The yellow metal lost its safe-haven status. This is what the analysts are saying as gold prices have failed to increase amid the trade wars with China. Are they right? Why haven’t the trade wars supported the price of gold?
Trade Wars, Making Of
Here you can find a nice chronological list of all the trade threats and actions between the U.S., China, Canada and the European Union. It looks really disturbing, especially in June and July when the trade tensions intensified after some easing in May. In particular, the U.S. tariffs on $34 billion worth of Chinese imports (and vice versa) came into effect.
However, the list is dominated by trade threats, not the real actions. Talk is cheap. We don’t want to downplay the danger. We know the results of the Smoot-Hawley Tariff Act, which raised tariffs on over 20,000 imported goods to record levels, prolonging the Great Depression. We also acknowledge that the rising trade protectionism in the interwar period laid the ground for WWII. As the saying goes, when goods don’t cross borders, soldiers will.
Trade Wars Are Exaggerated
But we are far from that point. First of all, although populism is rising, there is still strong support for free trade. Just a few days ago, the EU and Japan signed a huge trade deal which cut or eliminated tariffs on nearly all goods. As the agreement covers almost a third of the global economy, it’s a really huge deal. And all the fears of trade wars show strongly that the zeitgeist is different than in the 1920s and the 1930s. Even Donald Trump loves trade. Otherwise, he would pull the U.S. out from the WTO or NAFTA!
Second, the scale of the recent actions is, fortunately, moderate. We are very far from high tariffs on over 20,000 goods. Actually, the U.S. tariffs are among the lowest in the world and in the nation’s history. According to the World Bank, the average applied U.S. tariffs across all products, were 1.67 percent in 2016. It’s not much lower than the average rate of 1.89 percent for the EU, as one can see in the chart below.
Chart 1: U.S. (red line) and EU (green line) average tariffs rate (weighted mean, all products) from 1995 to 2016.
Third, tariffs are not as important as in the past. Governments do not rely any longer on tariffs as the source of income. This is why they switched to non-tariff barriers to trade, i.e., trade barriers that restrict the imports or exports of goods or services through mechanisms other than the simple imposition of tariffs. They are more important nowadays than plain tariffs. According to the last WTO report, which covers the mid October 2016 to mid-October 2017 period, “the estimated trade coverage of import facilitating measures is more than two times larger than that of import restricting measures.” Politics is theater.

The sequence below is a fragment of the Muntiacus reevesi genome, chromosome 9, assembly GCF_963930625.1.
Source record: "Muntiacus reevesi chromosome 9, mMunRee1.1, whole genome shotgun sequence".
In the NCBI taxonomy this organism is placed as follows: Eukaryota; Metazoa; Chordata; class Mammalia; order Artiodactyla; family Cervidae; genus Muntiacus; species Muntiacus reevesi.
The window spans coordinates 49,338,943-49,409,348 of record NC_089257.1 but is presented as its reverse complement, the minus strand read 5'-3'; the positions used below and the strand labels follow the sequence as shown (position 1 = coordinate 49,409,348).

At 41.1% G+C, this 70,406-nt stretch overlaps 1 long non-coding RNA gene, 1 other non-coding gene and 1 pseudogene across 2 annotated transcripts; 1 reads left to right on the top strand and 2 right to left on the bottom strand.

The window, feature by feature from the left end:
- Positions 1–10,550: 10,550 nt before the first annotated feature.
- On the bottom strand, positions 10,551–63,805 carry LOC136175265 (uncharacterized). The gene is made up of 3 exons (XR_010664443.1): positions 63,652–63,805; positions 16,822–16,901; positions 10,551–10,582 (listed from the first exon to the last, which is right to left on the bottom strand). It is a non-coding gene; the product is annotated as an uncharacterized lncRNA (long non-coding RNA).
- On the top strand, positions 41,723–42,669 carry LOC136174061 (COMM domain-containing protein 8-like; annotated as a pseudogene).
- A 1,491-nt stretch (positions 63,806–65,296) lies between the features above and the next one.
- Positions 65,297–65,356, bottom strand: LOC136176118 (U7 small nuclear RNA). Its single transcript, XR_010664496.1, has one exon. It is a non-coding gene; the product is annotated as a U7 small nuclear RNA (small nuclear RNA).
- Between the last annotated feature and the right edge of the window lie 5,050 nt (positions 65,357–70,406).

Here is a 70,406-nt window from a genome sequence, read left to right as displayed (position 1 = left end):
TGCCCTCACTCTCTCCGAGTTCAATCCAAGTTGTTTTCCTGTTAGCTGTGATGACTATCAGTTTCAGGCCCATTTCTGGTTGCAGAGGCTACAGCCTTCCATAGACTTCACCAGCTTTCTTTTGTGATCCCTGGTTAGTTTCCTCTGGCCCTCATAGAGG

Implications for Gold
So, it should not be surprising that trade wars have failed to boost the safe-haven demand for gold. Plus, geopolitical events have a poor track-record when it comes to supporting gold prices in a sustainable manner. They can do it, but only by surprise. In the case of trade wars, we have a completely different situation. There was hype in media about the potential danger, something that hasn’t truly materialized in any meaningful way. But after a while, it became clear that the predictions of immediate doom and gloom failed to materialize.
Hence, the initial gold investors’ excitement faded away and they started to focus on other issues. It is an important lesson for precious metals investors: gold reacts strongly to surprising negative events, but not to potential danger exaggerated by the media. People have short attention spans, so when the threat fails to materialize quickly, their switch their attention. Hence, it’s not the case that gold lost its safe-haven status. The whole issue of trade wars has simply been inflated in the media.
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Disclaimer: Please note that the aim of the above analysis is to discuss the likely long-term impact of the featured phenomenon on the price of gold and this analysis does not indicate (nor does it aim to do so) whether gold is likely to move higher or lower in the short- or medium term. In order to determine the latter, many additional factors need to be considered (i.e. sentiment, chart patterns, cycles, indicators, ratios, self-similar patterns and more) and we are taking them into account (and discussing the short- and medium-term outlook) in our trading alerts.
Arkadiusz Sieron, Ph.D.
Sunshine Profits‘ Gold News Monitor and Market Overview Editor
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